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Students won’t take COVID-19 tests unless University accommodations improve

A sign reading "COVID Rapid Tests" next to several boxes of "Flowflex" COVID kits.
COVID tests in Mathey Common Room.
Ryland Graham / The Daily Princetonian

My roommate and I missed the first three days of the second week of classes due to COVID-19 isolation. Left hungry by the inadequate portions of isolation meals, we relied on the generosity of friends who brought us, among other things, a jumbo-sized jar of peanut butter, miso soup, and gummy bears. We were sick and exhausted, and our capacity to keep up with Princeton’s academic rigor was severely diminished. We worried that spending five days out of the social loop and missing our first Lawnparties would cause our burgeoning friendships to stagnate. The immense cumulative setback of missing a few classes means we’re still catching up on work.

Some of these problems were inevitable, but others were preventable. The current consequences of testing positive for COVID-19 are severe. Indeed, Princeton’s lack of accommodations for those infected with COVID-19 is ultimately discouraging students from testing, leading to even greater spread on campus. If the current policies were improved by providing more resources to infected students, more symptomatic students would test, reducing the length of this surge and minimizing further interruptions to the semester. 

The University could begin to help mitigate the spread of COVID-19 on campus and take better care of students by allocating more isolation spaces for infected students or alternative spaces for their healthy roommates. Currently, the University offers no support for roommates of students with COVID-19, instructing them to either stay with a friend or risk infection by staying in their dorm. This is especially difficult for first-year students, who are already navigating the struggles of managing their own healthcare for the first time and might not feel comfortable asking to stay with newly established friends. For upper- and underclassmen alike, however, the burden of responsible isolation rests on the student — a difficult burden considering the close living quarters with which we are provided. The University’s failure to provide resources for roommates can provoke resentment between friends and roommates, and detrimentally impact students’ living situations. Students are disincentivized from testing when the University neglects the most rudimentary needs of those in isolation. When the consequences of a positive test are so high, students might not want to take the risk.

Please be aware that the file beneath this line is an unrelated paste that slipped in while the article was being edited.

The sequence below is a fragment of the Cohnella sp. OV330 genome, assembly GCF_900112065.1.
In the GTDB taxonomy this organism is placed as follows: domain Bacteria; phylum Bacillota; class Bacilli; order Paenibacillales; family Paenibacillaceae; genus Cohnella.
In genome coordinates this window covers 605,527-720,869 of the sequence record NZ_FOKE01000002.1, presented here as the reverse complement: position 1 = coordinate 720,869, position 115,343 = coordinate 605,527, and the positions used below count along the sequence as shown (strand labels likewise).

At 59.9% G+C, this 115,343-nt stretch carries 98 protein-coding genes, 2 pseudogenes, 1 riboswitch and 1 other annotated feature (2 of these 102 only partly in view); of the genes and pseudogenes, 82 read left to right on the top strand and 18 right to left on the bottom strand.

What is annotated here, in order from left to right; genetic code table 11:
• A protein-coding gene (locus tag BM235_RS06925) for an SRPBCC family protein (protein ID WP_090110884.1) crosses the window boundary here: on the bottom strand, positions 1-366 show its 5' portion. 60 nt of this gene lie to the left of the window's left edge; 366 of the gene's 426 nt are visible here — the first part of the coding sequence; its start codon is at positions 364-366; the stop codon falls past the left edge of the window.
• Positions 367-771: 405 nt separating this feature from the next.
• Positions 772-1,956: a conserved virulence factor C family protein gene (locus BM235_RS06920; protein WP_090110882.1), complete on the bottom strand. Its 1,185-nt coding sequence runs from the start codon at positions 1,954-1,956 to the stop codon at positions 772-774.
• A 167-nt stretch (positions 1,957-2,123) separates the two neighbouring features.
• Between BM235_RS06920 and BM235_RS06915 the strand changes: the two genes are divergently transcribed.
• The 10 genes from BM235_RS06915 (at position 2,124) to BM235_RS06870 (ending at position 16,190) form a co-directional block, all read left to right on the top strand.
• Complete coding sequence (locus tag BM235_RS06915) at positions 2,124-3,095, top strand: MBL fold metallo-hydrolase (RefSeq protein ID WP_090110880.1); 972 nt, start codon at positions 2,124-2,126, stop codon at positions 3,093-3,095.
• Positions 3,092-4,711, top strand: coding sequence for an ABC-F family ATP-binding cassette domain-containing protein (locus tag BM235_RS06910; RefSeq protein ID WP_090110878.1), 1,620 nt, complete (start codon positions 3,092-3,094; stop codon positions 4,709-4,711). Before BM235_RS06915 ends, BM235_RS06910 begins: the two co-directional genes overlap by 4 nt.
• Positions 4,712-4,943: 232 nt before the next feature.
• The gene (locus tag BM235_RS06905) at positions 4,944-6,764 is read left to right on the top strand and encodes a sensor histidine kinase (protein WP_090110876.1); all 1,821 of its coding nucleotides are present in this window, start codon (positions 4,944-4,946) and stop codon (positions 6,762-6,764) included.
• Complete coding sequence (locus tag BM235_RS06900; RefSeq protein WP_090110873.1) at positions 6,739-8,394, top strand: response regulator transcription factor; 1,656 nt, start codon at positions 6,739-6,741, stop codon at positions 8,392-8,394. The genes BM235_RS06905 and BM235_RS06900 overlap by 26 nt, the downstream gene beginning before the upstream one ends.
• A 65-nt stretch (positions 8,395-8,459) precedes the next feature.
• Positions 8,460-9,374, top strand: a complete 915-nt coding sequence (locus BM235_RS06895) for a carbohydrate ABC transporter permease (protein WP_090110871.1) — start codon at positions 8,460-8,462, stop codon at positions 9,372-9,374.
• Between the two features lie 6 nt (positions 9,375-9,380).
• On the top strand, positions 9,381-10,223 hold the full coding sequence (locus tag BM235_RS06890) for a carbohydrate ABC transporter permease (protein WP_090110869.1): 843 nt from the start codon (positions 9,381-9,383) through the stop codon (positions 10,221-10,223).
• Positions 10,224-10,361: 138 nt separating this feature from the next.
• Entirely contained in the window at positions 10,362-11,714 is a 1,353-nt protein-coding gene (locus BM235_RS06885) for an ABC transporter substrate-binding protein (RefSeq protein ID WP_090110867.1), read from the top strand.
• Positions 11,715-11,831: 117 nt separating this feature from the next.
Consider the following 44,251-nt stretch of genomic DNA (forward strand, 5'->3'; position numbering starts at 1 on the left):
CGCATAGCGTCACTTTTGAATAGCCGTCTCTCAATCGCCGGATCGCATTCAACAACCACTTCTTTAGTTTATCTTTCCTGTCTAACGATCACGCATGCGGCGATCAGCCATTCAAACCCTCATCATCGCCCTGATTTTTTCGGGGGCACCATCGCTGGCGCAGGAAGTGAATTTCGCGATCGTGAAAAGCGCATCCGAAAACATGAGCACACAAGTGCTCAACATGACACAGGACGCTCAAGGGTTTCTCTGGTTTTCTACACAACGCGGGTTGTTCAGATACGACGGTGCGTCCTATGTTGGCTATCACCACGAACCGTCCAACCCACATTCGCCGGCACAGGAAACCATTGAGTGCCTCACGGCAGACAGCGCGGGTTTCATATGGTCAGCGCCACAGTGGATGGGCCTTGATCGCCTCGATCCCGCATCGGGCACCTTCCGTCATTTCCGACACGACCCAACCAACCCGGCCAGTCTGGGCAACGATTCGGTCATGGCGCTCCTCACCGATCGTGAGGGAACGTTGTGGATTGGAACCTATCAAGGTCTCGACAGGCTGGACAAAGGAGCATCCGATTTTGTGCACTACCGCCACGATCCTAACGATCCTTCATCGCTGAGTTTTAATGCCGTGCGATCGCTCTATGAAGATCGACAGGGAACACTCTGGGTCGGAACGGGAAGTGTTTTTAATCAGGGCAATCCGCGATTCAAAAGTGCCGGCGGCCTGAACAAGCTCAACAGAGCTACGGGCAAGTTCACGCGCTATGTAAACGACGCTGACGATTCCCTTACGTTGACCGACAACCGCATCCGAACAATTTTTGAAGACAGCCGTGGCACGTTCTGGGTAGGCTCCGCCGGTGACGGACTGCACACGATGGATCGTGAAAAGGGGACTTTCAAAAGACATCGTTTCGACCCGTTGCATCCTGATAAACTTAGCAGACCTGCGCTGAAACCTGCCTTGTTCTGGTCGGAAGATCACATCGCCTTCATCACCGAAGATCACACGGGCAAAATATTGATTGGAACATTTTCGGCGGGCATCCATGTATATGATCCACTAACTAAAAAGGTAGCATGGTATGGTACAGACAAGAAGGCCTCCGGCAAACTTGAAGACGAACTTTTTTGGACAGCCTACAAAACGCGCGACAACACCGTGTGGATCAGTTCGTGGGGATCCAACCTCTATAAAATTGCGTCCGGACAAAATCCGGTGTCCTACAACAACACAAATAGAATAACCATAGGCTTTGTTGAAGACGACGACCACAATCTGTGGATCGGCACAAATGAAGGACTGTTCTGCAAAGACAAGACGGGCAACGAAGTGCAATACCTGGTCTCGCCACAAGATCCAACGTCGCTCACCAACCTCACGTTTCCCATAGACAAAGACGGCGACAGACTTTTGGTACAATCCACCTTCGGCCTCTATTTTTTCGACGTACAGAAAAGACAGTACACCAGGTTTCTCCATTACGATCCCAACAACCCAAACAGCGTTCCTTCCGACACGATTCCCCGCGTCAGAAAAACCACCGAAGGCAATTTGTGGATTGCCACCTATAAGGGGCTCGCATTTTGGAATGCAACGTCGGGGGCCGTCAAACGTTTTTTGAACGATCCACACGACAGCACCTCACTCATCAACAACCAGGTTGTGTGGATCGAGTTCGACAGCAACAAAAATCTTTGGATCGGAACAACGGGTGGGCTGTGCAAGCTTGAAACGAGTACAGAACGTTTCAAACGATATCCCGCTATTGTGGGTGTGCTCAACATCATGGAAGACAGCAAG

In addition to the social and personal implications of COVID-19 isolation, the academic ramifications of missing several days of class can be extreme. Right now, determining accommodations for sick students is up to the discretion of each professor. Only some classes offer Zoom links or pre-recorded lectures, and varying degrees of flexibility among professors means that a five-day isolation period can have drastically different effects for each student. In order to remedy this inequity, there should be a standardized approach to COVID-19 isolation, and the University should heavily encourage individual departments to provide a Zoom option. Students would feel less apprehensive about taking a COVID-19 test if they knew there were measures in place to allow them to continue to participate in class from their rooms. 

Life at Princeton moves at a breakneck pace; missing five days here feels like missing three weeks anywhere else. Many symptomatic students reluctant to test for COVID-19 cite fear of falling behind, should they test positive and be required to isolate, as a primary deterrent. One student I spoke to who exhibited COVID-19 symptoms but chose not to test explained her rationale, stating “I’m going to live in dangerous denial … I don’t want to miss class.”

Additionally, the University’s lack of transparency on COVID-19 cases exacerbates confusion. Even though cases have declined over the past three weeks, the predominance of unrelated viruses on campus creates a sense of alarm. The University’s public COVID-19 dashboard, which tracks cases on campus, hasn’t been updated since June 7, 2023. While widespread resistance to testing could affect the efficacy of a case counter, the presence of such a dashboard could empower students to take appropriate precautions. Additionally, students who are ambivalent about testing might be reassured by the knowledge that if they do test positive, they won’t be alone. Clearer information would combat the stigma surrounding what is already a controversial issue on campus. 

While the University can’t penalize students who don’t test or report positive results, violating the terms of COVID-19 isolation can precipitate serious consequences, including civil action, according to the letter from Global and Community Health sent to students who submit positive test results. If the University implemented the above recommendations for COVID-19 accommodations and demonstrated a clear commitment to alleviating the struggles of isolation, more students would decide that the moral imperative of testing when symptomatic outweighs the unique challenges of missing five days at Princeton.

Frances Brogan is a first-year intending to major in the School of Public and International Affairs. She can be reached at